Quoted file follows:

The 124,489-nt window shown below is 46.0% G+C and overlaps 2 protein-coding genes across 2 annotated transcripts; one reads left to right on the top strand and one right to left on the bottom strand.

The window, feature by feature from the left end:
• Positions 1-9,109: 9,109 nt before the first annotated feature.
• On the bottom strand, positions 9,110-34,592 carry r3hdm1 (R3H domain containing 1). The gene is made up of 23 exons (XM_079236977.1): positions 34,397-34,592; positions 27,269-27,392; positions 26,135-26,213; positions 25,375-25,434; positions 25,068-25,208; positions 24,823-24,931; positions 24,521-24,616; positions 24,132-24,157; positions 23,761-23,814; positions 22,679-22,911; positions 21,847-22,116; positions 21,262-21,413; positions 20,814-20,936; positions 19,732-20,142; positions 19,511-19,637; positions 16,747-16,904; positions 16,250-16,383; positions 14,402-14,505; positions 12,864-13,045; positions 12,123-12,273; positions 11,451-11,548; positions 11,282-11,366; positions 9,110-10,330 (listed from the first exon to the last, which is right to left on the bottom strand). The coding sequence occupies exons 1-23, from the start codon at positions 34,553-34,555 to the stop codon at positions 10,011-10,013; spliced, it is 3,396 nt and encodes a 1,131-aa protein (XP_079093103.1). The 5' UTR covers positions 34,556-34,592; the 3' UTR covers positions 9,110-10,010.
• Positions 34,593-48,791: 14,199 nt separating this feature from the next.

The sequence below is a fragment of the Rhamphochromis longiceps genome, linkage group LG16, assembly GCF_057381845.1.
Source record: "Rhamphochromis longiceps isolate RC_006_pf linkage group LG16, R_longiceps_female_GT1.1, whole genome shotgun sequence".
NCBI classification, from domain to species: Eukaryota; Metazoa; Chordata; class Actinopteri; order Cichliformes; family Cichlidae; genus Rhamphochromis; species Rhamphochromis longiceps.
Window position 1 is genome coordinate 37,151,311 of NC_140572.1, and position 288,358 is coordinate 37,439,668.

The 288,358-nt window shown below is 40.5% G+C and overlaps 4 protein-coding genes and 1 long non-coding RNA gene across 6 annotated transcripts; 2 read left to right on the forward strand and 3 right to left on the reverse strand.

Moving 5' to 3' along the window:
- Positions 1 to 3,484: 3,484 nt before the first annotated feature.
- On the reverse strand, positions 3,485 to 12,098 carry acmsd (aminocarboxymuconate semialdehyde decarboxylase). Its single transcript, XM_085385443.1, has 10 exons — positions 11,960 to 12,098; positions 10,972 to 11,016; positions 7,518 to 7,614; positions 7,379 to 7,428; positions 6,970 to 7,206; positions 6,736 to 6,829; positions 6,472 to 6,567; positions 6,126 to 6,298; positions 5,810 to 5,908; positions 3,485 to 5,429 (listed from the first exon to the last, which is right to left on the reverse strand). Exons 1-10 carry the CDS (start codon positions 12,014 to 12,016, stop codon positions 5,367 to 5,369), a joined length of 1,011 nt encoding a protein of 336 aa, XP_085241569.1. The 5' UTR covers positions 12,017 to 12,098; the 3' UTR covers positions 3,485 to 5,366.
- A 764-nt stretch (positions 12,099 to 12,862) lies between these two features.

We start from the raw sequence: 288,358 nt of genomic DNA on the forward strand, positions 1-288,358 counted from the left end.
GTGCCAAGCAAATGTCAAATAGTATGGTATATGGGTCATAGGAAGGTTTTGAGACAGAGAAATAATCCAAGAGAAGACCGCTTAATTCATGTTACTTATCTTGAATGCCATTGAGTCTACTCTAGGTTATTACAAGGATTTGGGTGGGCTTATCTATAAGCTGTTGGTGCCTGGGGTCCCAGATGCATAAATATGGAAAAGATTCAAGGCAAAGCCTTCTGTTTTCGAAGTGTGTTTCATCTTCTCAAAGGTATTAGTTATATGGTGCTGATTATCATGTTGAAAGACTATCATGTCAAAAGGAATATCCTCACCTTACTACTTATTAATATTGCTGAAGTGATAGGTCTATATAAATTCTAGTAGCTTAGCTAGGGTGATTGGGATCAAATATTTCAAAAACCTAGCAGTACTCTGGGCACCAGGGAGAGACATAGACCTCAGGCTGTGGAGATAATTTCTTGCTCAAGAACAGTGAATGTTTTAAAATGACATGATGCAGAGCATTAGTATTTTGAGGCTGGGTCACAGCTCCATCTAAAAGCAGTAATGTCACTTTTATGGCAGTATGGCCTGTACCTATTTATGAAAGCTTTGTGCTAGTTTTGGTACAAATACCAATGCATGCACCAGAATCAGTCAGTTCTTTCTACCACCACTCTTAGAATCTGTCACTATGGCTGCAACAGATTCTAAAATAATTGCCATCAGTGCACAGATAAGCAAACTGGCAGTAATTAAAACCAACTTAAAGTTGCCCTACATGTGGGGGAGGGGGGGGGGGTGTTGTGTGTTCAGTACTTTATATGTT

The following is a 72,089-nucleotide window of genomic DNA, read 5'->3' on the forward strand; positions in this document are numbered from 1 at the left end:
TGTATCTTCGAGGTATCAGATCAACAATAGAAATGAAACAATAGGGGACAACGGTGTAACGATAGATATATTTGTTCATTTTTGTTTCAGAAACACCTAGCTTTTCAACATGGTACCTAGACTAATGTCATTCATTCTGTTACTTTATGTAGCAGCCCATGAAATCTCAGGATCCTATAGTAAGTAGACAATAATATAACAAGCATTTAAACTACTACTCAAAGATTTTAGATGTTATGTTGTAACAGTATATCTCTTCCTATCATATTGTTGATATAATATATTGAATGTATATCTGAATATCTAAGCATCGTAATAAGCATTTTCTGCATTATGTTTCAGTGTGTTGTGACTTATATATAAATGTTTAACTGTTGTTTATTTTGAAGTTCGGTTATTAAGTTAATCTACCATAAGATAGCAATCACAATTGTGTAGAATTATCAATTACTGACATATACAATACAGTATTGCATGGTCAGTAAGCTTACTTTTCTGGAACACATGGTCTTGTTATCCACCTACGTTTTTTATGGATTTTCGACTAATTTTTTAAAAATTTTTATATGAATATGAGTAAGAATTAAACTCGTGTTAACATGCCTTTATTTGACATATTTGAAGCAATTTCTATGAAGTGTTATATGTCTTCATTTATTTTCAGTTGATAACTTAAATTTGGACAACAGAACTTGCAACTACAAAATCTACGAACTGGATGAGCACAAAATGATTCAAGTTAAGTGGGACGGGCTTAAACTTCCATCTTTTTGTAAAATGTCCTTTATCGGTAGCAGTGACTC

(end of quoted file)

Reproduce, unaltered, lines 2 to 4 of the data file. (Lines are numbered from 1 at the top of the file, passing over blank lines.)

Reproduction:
The window, feature by feature from the left end:
• Positions 1-9,109: 9,109 nt before the first annotated feature.
• On the bottom strand, positions 9,110-34,592 carry r3hdm1 (R3H domain containing 1). The gene is made up of 23 exons (XM_079236977.1): positions 34,397-34,592; positions 27,269-27,392; positions 26,135-26,213; positions 25,375-25,434; positions 25,068-25,208; positions 24,823-24,931; positions 24,521-24,616; positions 24,132-24,157; positions 23,761-23,814; positions 22,679-22,911; positions 21,847-22,116; positions 21,262-21,413; positions 20,814-20,936; positions 19,732-20,142; positions 19,511-19,637; positions 16,747-16,904; positions 16,250-16,383; positions 14,402-14,505; positions 12,864-13,045; positions 12,123-12,273; positions 11,451-11,548; positions 11,282-11,366; positions 9,110-10,330 (listed from the first exon to the last, which is right to left on the bottom strand). The coding sequence occupies exons 1-23, from the start codon at positions 34,553-34,555 to the stop codon at positions 10,011-10,013; spliced, it is 3,396 nt and encodes a 1,131-aa protein (XP_079093103.1). The 5' UTR covers positions 34,556-34,592; the 3' UTR covers positions 9,110-10,010.